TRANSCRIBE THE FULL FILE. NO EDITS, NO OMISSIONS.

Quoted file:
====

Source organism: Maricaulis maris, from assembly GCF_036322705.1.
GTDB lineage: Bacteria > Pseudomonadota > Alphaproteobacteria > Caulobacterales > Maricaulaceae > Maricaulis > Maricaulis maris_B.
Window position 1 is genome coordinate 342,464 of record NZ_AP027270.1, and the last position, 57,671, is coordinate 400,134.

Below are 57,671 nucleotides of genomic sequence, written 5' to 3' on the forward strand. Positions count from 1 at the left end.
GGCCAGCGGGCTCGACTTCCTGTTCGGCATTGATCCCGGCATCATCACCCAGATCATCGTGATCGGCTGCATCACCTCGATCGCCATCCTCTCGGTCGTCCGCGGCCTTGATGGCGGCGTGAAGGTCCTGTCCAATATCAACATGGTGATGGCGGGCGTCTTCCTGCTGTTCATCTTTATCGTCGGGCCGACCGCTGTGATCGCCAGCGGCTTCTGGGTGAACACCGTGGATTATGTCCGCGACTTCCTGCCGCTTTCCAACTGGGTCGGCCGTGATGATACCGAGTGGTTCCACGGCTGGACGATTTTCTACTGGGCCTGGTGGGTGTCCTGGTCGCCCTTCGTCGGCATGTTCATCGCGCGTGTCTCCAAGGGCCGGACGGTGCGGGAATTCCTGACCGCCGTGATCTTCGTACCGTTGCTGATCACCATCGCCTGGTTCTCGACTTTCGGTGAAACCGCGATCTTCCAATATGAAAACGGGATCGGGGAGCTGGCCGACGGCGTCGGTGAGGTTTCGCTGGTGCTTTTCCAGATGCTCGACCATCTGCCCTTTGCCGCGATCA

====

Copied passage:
Source organism: Maricaulis maris, from assembly GCF_036322705.1.
GTDB lineage: Bacteria > Pseudomonadota > Alphaproteobacteria > Caulobacterales > Maricaulaceae > Maricaulis > Maricaulis maris_B.
Window position 1 is genome coordinate 342,464 of record NZ_AP027270.1, and the last position, 57,671, is coordinate 400,134.

Below are 57,671 nucleotides of genomic sequence, written 5' to 3' on the forward strand. Positions count from 1 at the left end.
GGCCAGCGGGCTCGACTTCCTGTTCGGCATTGATCCCGGCATCATCACCCAGATCATCGTGATCGGCTGCATCACCTCGATCGCCATCCTCTCGGTCGTCCGCGGCCTTGATGGCGGCGTGAAGGTCCTGTCCAATATCAACATGGTGATGGCGGGCGTCTTCCTGCTGTTCATCTTTATCGTCGGGCCGACCGCTGTGATCGCCAGCGGCTTCTGGGTGAACACCGTGGATTATGTCCGCGACTTCCTGCCGCTTTCCAACTGGGTCGGCCGTGATGATACCGAGTGGTTCCACGGCTGGACGATTTTCTACTGGGCCTGGTGGGTGTCCTGGTCGCCCTTCGTCGGCATGTTCATCGCGCGTGTCTCCAAGGGCCGGACGGTGCGGGAATTCCTGACCGCCGTGATCTTCGTACCGTTGCTGATCACCATCGCCTGGTTCTCGACTTTCGGTGAAACCGCGATCTTCCAATATGAAAACGGGATCGGGGAGCTGGCCGACGGCGTCGGTGAGGTTTCGCTGGTGCTTTTCCAGATGCTCGACCATCTGCCCTTTGCCGCGATCA